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Business Oracle

Finding Your Company's Voice

Help your company find its voice. Mark Williamson, Sales and Marketing Director at PH Media Group, explains how printers can use sound to boost their marketing mix.

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Mark Williamson, sales and marketing director at PH Media Group

Making the right call

By this point, few people need to be convinced about the value of visual branding. Even less so in the printing industry, where the power of good visuals is central to its very purpose.

However, few companies give any consideration to how they sound. This imbalance is problematic because a sizeable investment might be wasted if they are faced with a disjointed, unprofessional call handling experience.

Recent research conducted among 1,000 British consumers discovered 73 per cent would not do business with a company again if their first call was not handled in a satisfactory manner.

The same study made particularly grim reading for printers because only 18 per cent of consumers are currently satisfied with the way they handle customer calls.

So what’s the solution?

The first step is an incredibly simple one. By providing employees with training on how to answer calls and giving them guidelines  about how to respond to specific queries, it is possible to quickly tighten up call handling practice.

But it’s impossible to answer every call immediately. Despite best intentions, customers will often need to be put on hold if further information is required to answer their query or they must be transferred to another member of staff.

A study of call handling practice among printers in the UK found they put callers on hold for an average of 33.52 seconds per call, which compares unfavourably to the UK average of 33.48 seconds. During this time, the customer has only their ears as a tool for formulating an initial judgment.

Turning hold time to a positive

In order to improve call retention and more effectively convert warm leads into sales, it is essential to control what callers hear while on hold and ensure they are kept entertained and engaged during that time.

It is essential to control what callers hear while on hold and ensure they are kept entertained and engaged during that time


This doesn’t mean playing generic ‘please hold’ messages on a continuous loop but rather working with a trusted supplier to create bespoke on-hold marketing messages that are played whenever callers are put on hold, transferred or call outside of normal office hours.

These messages could be used to provide background information on your company but, equally, could be used to boost product awareness and up-sell or cross-sell products and services.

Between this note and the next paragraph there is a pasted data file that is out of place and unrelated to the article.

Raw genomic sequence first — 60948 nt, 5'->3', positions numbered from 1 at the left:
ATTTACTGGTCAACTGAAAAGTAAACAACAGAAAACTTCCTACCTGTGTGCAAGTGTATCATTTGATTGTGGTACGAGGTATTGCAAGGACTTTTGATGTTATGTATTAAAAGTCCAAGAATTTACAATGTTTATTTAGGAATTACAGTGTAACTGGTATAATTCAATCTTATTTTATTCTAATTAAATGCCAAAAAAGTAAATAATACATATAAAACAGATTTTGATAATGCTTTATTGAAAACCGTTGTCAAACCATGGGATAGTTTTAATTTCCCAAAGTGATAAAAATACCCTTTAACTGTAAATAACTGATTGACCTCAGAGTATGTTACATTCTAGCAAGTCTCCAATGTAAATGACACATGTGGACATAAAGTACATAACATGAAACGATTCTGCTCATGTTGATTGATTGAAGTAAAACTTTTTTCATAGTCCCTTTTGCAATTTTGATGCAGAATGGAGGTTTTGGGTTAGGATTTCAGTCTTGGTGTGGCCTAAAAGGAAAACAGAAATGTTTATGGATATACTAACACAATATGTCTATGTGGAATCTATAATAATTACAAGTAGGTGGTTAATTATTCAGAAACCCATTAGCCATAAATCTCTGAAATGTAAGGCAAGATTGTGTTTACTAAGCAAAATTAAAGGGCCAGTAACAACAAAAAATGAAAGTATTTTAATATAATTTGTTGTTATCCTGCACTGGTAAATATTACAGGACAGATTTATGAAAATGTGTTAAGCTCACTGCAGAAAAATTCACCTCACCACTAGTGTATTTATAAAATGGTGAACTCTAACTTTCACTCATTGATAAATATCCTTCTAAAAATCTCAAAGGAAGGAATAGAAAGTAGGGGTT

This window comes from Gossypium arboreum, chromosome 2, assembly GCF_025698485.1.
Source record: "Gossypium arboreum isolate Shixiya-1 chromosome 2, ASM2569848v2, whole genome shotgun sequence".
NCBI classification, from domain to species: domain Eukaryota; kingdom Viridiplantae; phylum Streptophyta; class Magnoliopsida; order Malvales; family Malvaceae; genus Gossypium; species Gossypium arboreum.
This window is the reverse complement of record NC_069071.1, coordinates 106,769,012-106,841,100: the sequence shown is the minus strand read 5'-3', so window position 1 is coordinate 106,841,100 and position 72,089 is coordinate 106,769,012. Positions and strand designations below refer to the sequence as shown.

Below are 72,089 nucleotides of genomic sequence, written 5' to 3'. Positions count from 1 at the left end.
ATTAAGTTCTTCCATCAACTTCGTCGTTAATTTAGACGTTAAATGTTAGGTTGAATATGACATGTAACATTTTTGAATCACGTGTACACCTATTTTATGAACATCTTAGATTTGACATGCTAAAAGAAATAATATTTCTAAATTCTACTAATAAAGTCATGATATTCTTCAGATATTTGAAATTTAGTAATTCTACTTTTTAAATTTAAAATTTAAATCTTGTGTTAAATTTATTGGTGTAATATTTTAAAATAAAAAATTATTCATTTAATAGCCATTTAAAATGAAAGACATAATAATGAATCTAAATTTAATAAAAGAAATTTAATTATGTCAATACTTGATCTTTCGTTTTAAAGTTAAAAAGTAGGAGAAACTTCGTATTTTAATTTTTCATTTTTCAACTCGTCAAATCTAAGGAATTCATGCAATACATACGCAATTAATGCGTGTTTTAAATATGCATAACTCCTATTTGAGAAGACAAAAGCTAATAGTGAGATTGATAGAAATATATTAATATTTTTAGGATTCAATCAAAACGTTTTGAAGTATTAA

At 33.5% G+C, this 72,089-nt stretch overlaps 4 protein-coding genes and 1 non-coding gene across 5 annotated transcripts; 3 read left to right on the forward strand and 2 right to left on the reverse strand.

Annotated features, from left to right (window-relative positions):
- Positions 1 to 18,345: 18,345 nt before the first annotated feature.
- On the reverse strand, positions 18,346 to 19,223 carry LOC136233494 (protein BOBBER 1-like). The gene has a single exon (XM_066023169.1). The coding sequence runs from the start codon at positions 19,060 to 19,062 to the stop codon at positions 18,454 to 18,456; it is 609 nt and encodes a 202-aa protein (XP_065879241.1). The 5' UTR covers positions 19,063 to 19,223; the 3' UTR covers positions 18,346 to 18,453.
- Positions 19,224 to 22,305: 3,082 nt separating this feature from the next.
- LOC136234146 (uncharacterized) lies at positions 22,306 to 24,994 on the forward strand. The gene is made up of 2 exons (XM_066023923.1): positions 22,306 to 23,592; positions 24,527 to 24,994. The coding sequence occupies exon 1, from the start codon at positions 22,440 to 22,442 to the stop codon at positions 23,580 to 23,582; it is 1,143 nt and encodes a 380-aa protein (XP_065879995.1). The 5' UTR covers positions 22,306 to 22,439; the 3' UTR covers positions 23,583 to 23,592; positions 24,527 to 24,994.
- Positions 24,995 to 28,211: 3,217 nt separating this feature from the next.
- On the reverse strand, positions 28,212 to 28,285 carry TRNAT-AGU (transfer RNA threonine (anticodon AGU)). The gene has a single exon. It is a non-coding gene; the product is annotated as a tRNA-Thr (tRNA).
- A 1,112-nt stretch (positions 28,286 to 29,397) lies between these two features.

For example, a customer calling to enquire about a simple leaflet print job might also be provided with information about design and branding services for stationery or exhibition displays. Reassurance can be delivered by offering information on environmental credentials or 24-hour operations to meet tight deadlines, building a perception of professionalism and trust. 

Find your voice

Essential to effective on-hold marketing messages is the selection of appropriate voice and music. It doesn’t suffice to simply ask an employee to voice the messages, the voice and music must be carefully chosen to reinforce specific brand values.

Currently, most operators in the print industry opt for a feminine voice and conversational tone, conveying a sense of welcoming, friendly service. But a masculine voice may be more appropriate for certain companies, as it is generally perceived to be authoritative and professional, and regional accents can help firms with a strong regional identity to assure customers they understand them.

When it comes to music, attributes such as volume, pitch and tempo can all affect what kind of emotional response a track provokes. It is advisable to steer clear of popular tracks, as they may come with emotional baggage for certain listeners, turning the caller experience into a negative one.

When it comes to music, attributes such as volume, pitch and tempo can all affect what kind of emotional response a track provokes


Whatever way you look at it, the days of Greensleeves are gone. Companies cannot afford to leave callers on hold listening to poor-quality voice and music because the consequences are serious.

When done well, on-hold marketing has been found to reduce hang-ups by 79 per cent, as well as decreasing the perceived amount of time left on hold. Those companies who sound as good as they look gain immediate competitive advantage.



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